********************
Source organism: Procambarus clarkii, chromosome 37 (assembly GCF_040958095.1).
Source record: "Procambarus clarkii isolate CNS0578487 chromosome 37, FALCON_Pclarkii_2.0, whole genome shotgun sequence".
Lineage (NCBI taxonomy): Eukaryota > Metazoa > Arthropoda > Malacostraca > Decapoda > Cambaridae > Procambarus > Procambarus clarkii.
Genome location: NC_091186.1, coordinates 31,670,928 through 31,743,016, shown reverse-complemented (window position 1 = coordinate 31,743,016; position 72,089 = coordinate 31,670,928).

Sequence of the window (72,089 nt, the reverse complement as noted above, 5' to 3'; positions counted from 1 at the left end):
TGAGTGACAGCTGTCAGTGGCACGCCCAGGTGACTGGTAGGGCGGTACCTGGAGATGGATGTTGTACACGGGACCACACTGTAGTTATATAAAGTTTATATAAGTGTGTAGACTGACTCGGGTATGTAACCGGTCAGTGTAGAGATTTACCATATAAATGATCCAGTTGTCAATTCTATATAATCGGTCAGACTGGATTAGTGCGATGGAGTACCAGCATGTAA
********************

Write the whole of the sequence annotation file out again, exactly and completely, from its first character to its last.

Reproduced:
Source organism: Procambarus clarkii, chromosome 37 (assembly GCF_040958095.1).
Source record: "Procambarus clarkii isolate CNS0578487 chromosome 37, FALCON_Pclarkii_2.0, whole genome shotgun sequence".
Lineage (NCBI taxonomy): Eukaryota > Metazoa > Arthropoda > Malacostraca > Decapoda > Cambaridae > Procambarus > Procambarus clarkii.
Genome location: NC_091186.1, coordinates 31,670,928 through 31,743,016, shown reverse-complemented (window position 1 = coordinate 31,743,016; position 72,089 = coordinate 31,670,928).

Sequence of the window (72,089 nt, the reverse complement as noted above, 5' to 3'; positions counted from 1 at the left end):
TGAGTGACAGCTGTCAGTGGCACGCCCAGGTGACTGGTAGGGCGGTACCTGGAGATGGATGTTGTACACGGGACCACACTGTAGTTATATAAAGTTTATATAAGTGTGTAGACTGACTCGGGTATGTAACCGGTCAGTGTAGAGATTTACCATATAAATGATCCAGTTGTCAATTCTATATAATCGGTCAGACTGGATTAGTGCGATGGAGTACCAGCATGTAA